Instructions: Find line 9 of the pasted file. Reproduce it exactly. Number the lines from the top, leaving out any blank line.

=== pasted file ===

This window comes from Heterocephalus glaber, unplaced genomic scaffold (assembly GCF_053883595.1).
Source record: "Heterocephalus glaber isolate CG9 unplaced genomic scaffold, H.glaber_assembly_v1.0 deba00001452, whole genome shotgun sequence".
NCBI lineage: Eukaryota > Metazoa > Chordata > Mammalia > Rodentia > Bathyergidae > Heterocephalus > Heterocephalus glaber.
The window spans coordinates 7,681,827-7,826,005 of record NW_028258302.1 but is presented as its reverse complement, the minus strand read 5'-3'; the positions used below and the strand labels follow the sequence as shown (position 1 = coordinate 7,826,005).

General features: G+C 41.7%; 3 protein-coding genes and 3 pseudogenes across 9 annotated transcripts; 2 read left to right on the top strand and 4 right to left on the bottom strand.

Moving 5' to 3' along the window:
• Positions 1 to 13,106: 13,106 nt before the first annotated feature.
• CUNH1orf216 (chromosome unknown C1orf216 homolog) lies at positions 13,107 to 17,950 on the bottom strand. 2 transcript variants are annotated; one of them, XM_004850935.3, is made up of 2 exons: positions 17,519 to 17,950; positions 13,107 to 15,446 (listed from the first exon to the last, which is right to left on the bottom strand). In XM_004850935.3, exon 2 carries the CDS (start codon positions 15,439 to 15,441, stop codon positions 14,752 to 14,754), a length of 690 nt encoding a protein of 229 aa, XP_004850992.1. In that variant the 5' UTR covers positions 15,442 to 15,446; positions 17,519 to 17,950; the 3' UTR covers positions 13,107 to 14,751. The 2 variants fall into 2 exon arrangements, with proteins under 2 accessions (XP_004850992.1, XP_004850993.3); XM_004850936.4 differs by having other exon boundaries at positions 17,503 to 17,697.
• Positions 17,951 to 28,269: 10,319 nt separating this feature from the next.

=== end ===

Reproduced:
• Positions 17,951 to 28,269: 10,319 nt separating this feature from the next.